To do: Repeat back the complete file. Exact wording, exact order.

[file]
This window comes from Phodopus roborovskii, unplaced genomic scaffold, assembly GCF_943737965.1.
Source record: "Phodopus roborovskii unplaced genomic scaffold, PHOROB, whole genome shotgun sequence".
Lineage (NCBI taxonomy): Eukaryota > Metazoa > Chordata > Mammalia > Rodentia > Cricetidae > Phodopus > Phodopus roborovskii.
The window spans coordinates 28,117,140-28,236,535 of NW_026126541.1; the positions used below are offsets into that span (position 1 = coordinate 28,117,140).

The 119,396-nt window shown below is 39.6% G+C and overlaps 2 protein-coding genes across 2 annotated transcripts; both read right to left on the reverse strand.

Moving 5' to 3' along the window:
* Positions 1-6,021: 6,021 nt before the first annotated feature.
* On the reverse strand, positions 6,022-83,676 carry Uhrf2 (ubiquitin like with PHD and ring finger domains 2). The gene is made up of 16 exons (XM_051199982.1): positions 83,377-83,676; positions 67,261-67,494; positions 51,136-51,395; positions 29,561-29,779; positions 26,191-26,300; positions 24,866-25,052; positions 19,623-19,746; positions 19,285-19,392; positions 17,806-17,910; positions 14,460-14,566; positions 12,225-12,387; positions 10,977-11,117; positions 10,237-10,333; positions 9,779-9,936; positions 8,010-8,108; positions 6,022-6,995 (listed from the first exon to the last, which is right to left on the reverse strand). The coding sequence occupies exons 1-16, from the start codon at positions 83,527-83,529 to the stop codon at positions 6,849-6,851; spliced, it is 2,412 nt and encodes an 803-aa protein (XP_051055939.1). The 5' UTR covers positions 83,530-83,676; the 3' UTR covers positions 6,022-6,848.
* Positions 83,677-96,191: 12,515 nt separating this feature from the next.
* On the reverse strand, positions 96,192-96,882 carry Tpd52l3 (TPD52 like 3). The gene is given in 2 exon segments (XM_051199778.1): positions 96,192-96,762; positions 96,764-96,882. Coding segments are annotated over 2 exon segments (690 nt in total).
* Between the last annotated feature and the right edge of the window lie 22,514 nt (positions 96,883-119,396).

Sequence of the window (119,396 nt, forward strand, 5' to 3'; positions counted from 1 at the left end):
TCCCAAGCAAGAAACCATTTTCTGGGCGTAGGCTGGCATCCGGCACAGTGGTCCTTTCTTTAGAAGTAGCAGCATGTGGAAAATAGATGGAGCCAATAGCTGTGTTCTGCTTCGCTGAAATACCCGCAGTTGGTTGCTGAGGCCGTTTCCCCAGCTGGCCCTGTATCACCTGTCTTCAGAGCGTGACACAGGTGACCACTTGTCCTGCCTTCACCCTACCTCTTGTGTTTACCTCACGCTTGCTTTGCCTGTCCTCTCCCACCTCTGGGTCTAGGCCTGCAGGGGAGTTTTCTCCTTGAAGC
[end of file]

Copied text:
This window comes from Phodopus roborovskii, unplaced genomic scaffold, assembly GCF_943737965.1.
Source record: "Phodopus roborovskii unplaced genomic scaffold, PHOROB, whole genome shotgun sequence".
Lineage (NCBI taxonomy): Eukaryota > Metazoa > Chordata > Mammalia > Rodentia > Cricetidae > Phodopus > Phodopus roborovskii.
The window spans coordinates 28,117,140-28,236,535 of NW_026126541.1; the positions used below are offsets into that span (position 1 = coordinate 28,117,140).

The 119,396-nt window shown below is 39.6% G+C and overlaps 2 protein-coding genes across 2 annotated transcripts; both read right to left on the reverse strand.

Moving 5' to 3' along the window:
* Positions 1-6,021: 6,021 nt before the first annotated feature.
* On the reverse strand, positions 6,022-83,676 carry Uhrf2 (ubiquitin like with PHD and ring finger domains 2). The gene is made up of 16 exons (XM_051199982.1): positions 83,377-83,676; positions 67,261-67,494; positions 51,136-51,395; positions 29,561-29,779; positions 26,191-26,300; positions 24,866-25,052; positions 19,623-19,746; positions 19,285-19,392; positions 17,806-17,910; positions 14,460-14,566; positions 12,225-12,387; positions 10,977-11,117; positions 10,237-10,333; positions 9,779-9,936; positions 8,010-8,108; positions 6,022-6,995 (listed from the first exon to the last, which is right to left on the reverse strand). The coding sequence occupies exons 1-16, from the start codon at positions 83,527-83,529 to the stop codon at positions 6,849-6,851; spliced, it is 2,412 nt and encodes an 803-aa protein (XP_051055939.1). The 5' UTR covers positions 83,530-83,676; the 3' UTR covers positions 6,022-6,848.
* Positions 83,677-96,191: 12,515 nt separating this feature from the next.
* On the reverse strand, positions 96,192-96,882 carry Tpd52l3 (TPD52 like 3). The gene is given in 2 exon segments (XM_051199778.1): positions 96,192-96,762; positions 96,764-96,882. Coding segments are annotated over 2 exon segments (690 nt in total).
* Between the last annotated feature and the right edge of the window lie 22,514 nt (positions 96,883-119,396).

Sequence of the window (119,396 nt, forward strand, 5' to 3'; positions counted from 1 at the left end):
TCCCAAGCAAGAAACCATTTTCTGGGCGTAGGCTGGCATCCGGCACAGTGGTCCTTTCTTTAGAAGTAGCAGCATGTGGAAAATAGATGGAGCCAATAGCTGTGTTCTGCTTCGCTGAAATACCCGCAGTTGGTTGCTGAGGCCGTTTCCCCAGCTGGCCCTGTATCACCTGTCTTCAGAGCGTGACACAGGTGACCACTTGTCCTGCCTTCACCCTACCTCTTGTGTTTACCTCACGCTTGCTTTGCCTGTCCTCTCCCACCTCTGGGTCTAGGCCTGCAGGGGAGTTTTCTCCTTGAAGC